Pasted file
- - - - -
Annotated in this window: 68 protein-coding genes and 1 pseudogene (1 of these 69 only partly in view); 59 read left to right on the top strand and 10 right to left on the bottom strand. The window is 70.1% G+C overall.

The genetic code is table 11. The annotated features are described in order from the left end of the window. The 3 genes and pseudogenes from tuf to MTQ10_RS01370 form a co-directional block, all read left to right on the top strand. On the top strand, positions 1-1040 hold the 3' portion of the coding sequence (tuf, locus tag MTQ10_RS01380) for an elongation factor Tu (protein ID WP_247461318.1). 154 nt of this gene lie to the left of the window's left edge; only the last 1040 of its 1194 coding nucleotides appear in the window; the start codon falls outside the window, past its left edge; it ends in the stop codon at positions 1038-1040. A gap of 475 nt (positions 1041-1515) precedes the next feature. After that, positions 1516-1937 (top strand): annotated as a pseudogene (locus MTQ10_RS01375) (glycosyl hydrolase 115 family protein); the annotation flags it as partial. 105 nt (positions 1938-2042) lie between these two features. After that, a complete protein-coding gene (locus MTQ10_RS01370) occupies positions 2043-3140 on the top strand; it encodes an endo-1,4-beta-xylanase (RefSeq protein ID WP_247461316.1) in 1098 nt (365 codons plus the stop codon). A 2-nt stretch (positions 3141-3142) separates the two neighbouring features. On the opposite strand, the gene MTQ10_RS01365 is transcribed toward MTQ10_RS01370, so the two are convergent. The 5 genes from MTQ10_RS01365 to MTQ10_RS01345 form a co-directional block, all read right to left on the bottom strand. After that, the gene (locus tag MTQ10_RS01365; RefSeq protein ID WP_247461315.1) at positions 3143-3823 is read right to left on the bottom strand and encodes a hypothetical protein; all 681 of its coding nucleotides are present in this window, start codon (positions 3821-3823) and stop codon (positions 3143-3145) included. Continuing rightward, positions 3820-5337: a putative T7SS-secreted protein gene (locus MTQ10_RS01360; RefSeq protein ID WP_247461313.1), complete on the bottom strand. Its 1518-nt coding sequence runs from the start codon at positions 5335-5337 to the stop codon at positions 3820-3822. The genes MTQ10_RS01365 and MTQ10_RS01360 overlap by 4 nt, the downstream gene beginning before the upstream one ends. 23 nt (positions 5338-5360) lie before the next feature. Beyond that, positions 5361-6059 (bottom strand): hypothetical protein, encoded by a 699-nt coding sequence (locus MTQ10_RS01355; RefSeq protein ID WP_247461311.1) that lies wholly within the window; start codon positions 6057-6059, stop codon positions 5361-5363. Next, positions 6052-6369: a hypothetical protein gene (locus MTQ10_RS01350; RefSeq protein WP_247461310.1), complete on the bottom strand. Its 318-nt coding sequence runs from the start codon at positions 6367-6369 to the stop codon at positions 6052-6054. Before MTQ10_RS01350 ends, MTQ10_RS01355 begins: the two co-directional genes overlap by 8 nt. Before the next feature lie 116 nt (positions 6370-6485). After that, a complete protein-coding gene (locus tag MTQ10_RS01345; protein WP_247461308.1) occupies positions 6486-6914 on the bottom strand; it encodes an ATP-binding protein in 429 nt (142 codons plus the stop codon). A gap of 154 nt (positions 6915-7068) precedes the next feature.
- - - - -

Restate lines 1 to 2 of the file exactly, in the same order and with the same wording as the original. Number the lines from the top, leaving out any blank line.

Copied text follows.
Annotated in this window: 68 protein-coding genes and 1 pseudogene (1 of these 69 only partly in view); 59 read left to right on the top strand and 10 right to left on the bottom strand. The window is 70.1% G+C overall.

The genetic code is table 11. The annotated features are described in order from the left end of the window. The 3 genes and pseudogenes from tuf to MTQ10_RS01370 form a co-directional block, all read left to right on the top strand. On the top strand, positions 1-1040 hold the 3' portion of the coding sequence (tuf, locus tag MTQ10_RS01380) for an elongation factor Tu (protein ID WP_247461318.1). 154 nt of this gene lie to the left of the window's left edge; only the last 1040 of its 1194 coding nucleotides appear in the window; the start codon falls outside the window, past its left edge; it ends in the stop codon at positions 1038-1040. A gap of 475 nt (positions 1041-1515) precedes the next feature. After that, positions 1516-1937 (top strand): annotated as a pseudogene (locus MTQ10_RS01375) (glycosyl hydrolase 115 family protein); the annotation flags it as partial. 105 nt (positions 1938-2042) lie between these two features. After that, a complete protein-coding gene (locus MTQ10_RS01370) occupies positions 2043-3140 on the top strand; it encodes an endo-1,4-beta-xylanase (RefSeq protein ID WP_247461316.1) in 1098 nt (365 codons plus the stop codon). A 2-nt stretch (positions 3141-3142) separates the two neighbouring features. On the opposite strand, the gene MTQ10_RS01365 is transcribed toward MTQ10_RS01370, so the two are convergent. The 5 genes from MTQ10_RS01365 to MTQ10_RS01345 form a co-directional block, all read right to left on the bottom strand. After that, the gene (locus tag MTQ10_RS01365; RefSeq protein ID WP_247461315.1) at positions 3143-3823 is read right to left on the bottom strand and encodes a hypothetical protein; all 681 of its coding nucleotides are present in this window, start codon (positions 3821-3823) and stop codon (positions 3143-3145) included. Continuing rightward, positions 3820-5337: a putative T7SS-secreted protein gene (locus MTQ10_RS01360; RefSeq protein ID WP_247461313.1), complete on the bottom strand. Its 1518-nt coding sequence runs from the start codon at positions 5335-5337 to the stop codon at positions 3820-3822. The genes MTQ10_RS01365 and MTQ10_RS01360 overlap by 4 nt, the downstream gene beginning before the upstream one ends. 23 nt (positions 5338-5360) lie before the next feature. Beyond that, positions 5361-6059 (bottom strand): hypothetical protein, encoded by a 699-nt coding sequence (locus MTQ10_RS01355; RefSeq protein ID WP_247461311.1) that lies wholly within the window; start codon positions 6057-6059, stop codon positions 5361-5363. Next, positions 6052-6369: a hypothetical protein gene (locus MTQ10_RS01350; RefSeq protein WP_247461310.1), complete on the bottom strand. Its 318-nt coding sequence runs from the start codon at positions 6367-6369 to the stop codon at positions 6052-6054. Before MTQ10_RS01350 ends, MTQ10_RS01355 begins: the two co-directional genes overlap by 8 nt. Before the next feature lie 116 nt (positions 6370-6485). After that, a complete protein-coding gene (locus tag MTQ10_RS01345; protein WP_247461308.1) occupies positions 6486-6914 on the bottom strand; it encodes an ATP-binding protein in 429 nt (142 codons plus the stop codon). A gap of 154 nt (positions 6915-7068) precedes the next feature.